Friday, June 25, 2010

“The Next Level”

c. 2010 Rod Ice
All rights reserved

Note to Readers: The enduring culture of Rock ‘n’ Roll has always provided inspiration for this column. But occasionally, I have missed an opportunity to write about the subject while pondering other things. What follows here is my confession, and penance.

I first met my friend Archer while doing volunteer work in Chardon.

His knowledge of motorcycles, guitars, and personal deliverance was immediately appealing. But what sealed our friendship was a shared love of Rock music.

Long after we had both moved onward to other pursuits, I continued to enjoy his stream-of-consciousness observations about post-war history, theology, and Steppenwolf. One bit of streetwise wisdom missed my personal radar, however.

It happened when he spoke about a store called ‘The Next Level’ opening in Geauga’s Capitol City.

I was fascinated to hear of a new venue for vinyl conquest, particularly so close to home. Archer boasted about buying a Dire Straits concert poster there, and other musical artifacts.

Several writing projects were on my desk, but I promised to pause at the store, very soon.

“You gotta get up there, man!” he said with a grin.

Of course, it didn’t happen.

Weeks later, my friend displayed Beatles memorabilia discovered at TNL. Reluctantly, I admitted not having found time to see the store.

“Ain’t been there yet?” he howled with disbelief.

Again, I took an oath to visit, and explore. And once more, other ideas held sway.
Eventually, many months had passed since the first mention of Geauga’s newest record shop. Over a cup of homebrewed coffee, Archer celebrated finding a pristine copy of ‘An American Prayer’ by The Doors.

The revelation struck me like a bolt of lightning, not only because of Jim Morrison’s poetic stature. But also, because I still hadn’t visited.

Shortly afterward, I made my pilgrimage to TLN.

Bob Adams was at the counter as I walked inside. When I introduced myself, his reaction was friendly, and positive. I could tell immediately that we were kindred spirits.

“My wife Deena owns the store,” he said. “We’ve been here about a year and a half.”

I had expected the store to be a typical vintage vinyl hangout for ‘boomers’ to relive past glory. But Adams explained that instead, their business was a crossroads of sorts – where yesterday and today were able to coexist.

“We kind of mashed up all our ideas into this,” he explained. “It’s a safe place for the kids. They can rent time playing Xbox, hang out in the game room, and enjoy water or soft drinks.”

While we talked, a group of kids bounced on the couch, while one of the bunch plucked an acoustic guitar.

Their enthusiasm made me smile. For a moment, I flashed on personal high school memories from the 70’s.

“We’ve got CDs here, vinyl albums, and used games,” Adams continued. “I also try to keep six or eight guitars on hand.”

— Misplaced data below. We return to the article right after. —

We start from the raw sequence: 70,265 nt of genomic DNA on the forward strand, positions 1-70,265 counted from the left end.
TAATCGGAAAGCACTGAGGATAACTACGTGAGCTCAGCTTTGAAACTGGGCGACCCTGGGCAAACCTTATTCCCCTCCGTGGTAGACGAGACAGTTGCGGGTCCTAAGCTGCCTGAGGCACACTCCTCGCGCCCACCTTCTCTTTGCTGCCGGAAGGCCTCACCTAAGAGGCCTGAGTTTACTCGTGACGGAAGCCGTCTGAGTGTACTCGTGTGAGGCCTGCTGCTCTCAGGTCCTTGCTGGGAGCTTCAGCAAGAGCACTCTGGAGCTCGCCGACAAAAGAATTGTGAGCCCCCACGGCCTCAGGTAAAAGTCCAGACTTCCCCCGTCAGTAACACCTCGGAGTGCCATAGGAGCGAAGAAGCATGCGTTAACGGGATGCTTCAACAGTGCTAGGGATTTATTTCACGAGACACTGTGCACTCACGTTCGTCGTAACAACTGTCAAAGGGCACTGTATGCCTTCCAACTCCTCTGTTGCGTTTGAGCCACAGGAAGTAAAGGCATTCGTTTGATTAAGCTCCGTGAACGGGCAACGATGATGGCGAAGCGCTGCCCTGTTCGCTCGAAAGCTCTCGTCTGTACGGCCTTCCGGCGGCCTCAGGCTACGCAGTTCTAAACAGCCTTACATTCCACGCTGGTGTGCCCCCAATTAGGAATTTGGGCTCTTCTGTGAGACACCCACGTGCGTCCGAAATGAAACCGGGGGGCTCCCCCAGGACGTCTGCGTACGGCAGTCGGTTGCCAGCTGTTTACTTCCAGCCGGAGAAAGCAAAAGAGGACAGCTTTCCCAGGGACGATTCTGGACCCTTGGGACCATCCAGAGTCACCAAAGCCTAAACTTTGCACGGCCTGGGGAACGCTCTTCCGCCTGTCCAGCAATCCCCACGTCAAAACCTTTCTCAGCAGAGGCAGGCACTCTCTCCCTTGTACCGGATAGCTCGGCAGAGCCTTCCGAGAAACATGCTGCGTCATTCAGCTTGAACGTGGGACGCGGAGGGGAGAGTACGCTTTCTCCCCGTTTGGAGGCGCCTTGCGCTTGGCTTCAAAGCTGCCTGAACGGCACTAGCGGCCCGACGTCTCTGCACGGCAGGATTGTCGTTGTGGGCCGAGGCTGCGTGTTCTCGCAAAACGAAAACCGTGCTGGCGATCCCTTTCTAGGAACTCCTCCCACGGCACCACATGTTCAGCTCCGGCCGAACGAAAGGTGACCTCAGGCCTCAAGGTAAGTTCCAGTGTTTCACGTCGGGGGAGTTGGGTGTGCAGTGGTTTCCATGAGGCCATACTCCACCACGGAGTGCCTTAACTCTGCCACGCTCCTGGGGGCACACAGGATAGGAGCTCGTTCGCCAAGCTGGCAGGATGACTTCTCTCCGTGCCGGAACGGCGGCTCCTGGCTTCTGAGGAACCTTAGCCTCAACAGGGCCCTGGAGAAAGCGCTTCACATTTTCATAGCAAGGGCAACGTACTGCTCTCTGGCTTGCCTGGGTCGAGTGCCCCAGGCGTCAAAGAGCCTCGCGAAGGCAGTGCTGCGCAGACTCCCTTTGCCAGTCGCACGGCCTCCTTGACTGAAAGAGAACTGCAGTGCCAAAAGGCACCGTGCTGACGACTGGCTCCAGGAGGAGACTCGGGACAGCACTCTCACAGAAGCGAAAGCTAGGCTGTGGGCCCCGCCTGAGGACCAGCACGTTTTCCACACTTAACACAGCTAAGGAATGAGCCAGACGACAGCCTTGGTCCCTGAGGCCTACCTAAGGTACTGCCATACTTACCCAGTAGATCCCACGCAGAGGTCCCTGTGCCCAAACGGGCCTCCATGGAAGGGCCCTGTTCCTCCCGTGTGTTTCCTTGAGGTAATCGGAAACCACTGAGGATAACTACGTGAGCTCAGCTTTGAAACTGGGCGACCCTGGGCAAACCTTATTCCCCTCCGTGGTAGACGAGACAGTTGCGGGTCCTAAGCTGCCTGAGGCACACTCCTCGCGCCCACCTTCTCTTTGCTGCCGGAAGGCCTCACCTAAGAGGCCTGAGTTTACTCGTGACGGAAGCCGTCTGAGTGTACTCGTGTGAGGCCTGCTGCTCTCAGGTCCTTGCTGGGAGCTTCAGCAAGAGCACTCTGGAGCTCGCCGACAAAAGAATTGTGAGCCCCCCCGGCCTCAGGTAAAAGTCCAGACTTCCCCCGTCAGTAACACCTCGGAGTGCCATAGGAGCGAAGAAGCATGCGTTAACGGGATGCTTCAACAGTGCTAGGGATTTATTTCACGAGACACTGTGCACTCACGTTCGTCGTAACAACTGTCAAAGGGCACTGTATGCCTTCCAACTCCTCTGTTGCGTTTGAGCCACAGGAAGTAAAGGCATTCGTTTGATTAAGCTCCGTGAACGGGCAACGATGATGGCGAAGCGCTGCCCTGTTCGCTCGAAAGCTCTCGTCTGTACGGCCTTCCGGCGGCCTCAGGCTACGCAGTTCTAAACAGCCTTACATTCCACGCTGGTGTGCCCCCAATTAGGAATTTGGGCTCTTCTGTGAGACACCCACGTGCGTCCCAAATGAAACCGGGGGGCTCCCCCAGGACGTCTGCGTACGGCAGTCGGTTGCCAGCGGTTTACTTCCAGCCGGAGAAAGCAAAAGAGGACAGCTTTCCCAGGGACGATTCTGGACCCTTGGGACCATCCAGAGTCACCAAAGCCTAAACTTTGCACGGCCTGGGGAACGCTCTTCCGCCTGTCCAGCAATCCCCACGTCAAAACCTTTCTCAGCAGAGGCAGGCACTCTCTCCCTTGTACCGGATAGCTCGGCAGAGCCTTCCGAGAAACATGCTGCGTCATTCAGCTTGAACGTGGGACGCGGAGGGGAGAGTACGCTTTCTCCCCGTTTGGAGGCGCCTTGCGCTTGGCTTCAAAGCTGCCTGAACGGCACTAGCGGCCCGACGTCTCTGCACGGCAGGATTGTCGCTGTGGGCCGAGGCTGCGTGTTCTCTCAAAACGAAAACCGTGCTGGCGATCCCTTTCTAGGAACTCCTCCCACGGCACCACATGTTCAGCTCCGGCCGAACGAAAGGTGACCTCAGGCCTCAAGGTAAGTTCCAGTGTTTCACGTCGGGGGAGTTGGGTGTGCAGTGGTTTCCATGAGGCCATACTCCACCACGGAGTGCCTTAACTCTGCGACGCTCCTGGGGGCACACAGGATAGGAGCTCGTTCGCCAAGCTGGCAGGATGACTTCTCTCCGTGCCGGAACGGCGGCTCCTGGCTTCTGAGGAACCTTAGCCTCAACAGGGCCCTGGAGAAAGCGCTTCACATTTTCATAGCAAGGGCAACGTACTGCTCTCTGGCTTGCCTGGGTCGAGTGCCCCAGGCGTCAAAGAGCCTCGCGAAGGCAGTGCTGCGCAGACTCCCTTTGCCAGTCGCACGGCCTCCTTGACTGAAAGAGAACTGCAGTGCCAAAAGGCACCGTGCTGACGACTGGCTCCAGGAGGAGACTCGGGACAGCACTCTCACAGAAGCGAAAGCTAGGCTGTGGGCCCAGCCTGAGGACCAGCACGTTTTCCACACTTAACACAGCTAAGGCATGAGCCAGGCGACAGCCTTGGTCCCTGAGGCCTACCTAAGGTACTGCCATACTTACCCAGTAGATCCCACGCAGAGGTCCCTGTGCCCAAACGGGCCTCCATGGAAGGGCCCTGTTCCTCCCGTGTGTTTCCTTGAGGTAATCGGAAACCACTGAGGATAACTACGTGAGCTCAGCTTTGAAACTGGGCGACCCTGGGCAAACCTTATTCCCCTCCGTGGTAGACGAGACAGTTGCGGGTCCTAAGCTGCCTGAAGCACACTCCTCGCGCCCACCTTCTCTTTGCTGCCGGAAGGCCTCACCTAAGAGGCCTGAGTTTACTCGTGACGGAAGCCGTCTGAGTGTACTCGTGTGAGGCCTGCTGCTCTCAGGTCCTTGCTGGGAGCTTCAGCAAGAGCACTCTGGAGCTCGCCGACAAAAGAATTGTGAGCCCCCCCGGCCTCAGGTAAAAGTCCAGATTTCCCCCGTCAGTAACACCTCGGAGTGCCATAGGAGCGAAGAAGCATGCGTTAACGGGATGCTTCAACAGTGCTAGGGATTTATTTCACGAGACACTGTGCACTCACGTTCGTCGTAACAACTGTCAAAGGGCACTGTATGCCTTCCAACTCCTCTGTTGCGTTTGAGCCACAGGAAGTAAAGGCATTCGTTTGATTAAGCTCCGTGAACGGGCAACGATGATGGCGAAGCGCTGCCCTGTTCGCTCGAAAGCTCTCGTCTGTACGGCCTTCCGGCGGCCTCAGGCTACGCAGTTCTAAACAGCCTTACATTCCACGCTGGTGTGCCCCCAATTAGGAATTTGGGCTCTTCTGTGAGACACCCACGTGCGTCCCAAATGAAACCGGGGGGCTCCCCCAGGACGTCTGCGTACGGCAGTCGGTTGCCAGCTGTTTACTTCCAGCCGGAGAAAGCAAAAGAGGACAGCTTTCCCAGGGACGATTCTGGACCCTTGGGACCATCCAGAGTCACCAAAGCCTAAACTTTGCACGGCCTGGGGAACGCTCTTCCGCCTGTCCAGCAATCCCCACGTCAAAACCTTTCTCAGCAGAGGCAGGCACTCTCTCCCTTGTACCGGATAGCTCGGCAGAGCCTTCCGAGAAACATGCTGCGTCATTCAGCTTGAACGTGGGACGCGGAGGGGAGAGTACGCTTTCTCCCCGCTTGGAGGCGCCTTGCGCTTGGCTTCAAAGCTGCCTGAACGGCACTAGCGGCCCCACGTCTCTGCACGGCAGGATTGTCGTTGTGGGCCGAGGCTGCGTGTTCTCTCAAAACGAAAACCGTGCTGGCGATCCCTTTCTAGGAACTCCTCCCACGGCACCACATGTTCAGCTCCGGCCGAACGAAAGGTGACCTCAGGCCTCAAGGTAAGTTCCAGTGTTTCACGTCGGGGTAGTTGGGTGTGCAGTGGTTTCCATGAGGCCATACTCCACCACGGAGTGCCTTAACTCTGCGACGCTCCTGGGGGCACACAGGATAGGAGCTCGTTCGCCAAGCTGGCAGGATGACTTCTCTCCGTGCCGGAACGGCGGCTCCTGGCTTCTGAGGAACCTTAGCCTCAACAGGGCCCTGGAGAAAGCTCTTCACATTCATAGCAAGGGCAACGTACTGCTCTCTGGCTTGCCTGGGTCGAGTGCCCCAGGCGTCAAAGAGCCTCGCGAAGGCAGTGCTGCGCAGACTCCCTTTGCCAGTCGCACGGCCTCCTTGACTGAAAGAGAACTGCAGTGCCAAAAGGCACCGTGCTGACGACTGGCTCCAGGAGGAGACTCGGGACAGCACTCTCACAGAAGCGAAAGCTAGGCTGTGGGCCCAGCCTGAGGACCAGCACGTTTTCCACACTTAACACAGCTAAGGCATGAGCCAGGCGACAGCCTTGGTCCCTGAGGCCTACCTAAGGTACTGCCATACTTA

I scanned the room while he spoke. Relics were everywhere, almost as if I was standing in the bygone studios of WMMS with Jeff Kinzbach and Ed ‘Flash’ Ferenc. Images of Bruce Springsteen, The Clash, Bob Marley, The J. Geils Band, and John Lennon glowed with enduring vitality.

“Don’t give me credit for this, it came from Rolling Stone Magazine,” Adams observed. “But there’s never gonna be a used MP3 store. If your computer hard drive crashes, what do you have? Listening to vinyl is a personal experience. You have to invest the time.”

I confessed to being fascinated that younger listeners, born after the election of Ronald Reagan, were suddenly embracing the old, analog format of music delivery.

“A couple of boxes of 45s sat here for a few days,” Adams remembered. “Some of the kids looked at them. Finally, I held one up and asked ‘Do you know what this is?’ When they shook their heads I said ‘You know when you get a track from iTunes for 99 cents? Well this is what we got for 99 cents and it had two songs!’”

He also said that many 18 to 30 year-old customers have come to his store to find tangible versions of classic recordings.

“They’ve spent time with the downloads,” he mused. “Now they want a physical copy. And they know their stuff. Grand Funk Railroad, Joe Walsh, Hendrix – that’s what they want.”

Later that day, I found Archer doting on a new purchase for his plectrum collection. The instrument was a Guild acoustic, made in Rhode Island.

My excitement couldn’t be hidden. “Okay, I did it! I went to that music store in Chardon.”

He looked over the top of his wire-rimmed glasses. “Finally?”

“Yes,” I cheered.

“Did you buy anything?” he said quizzically.

“No,” I replied. “Just got an interview and photos for the moment.”

He laughed out loud.

“They had a Domino Californian Rebel guitar on the wall,” I wheezed. “In need of some work, but very unusual. That got my Guitar Acquisition Syndrome going…”

“Huh?” he snorted.

“A strange 60’s Japanese axe,” I explained. “From the Teisco – Kawai family tree.”

Archer bowed his head.

“Better get back up there before it’s gone!” he exclaimed.

“Trying to resist the G.A.S. vibe,” I said.

My friend returned to strumming a Neil Young tune.

“Don’t fight it,” he chuckled. “Just open your wallet, and be happy!”

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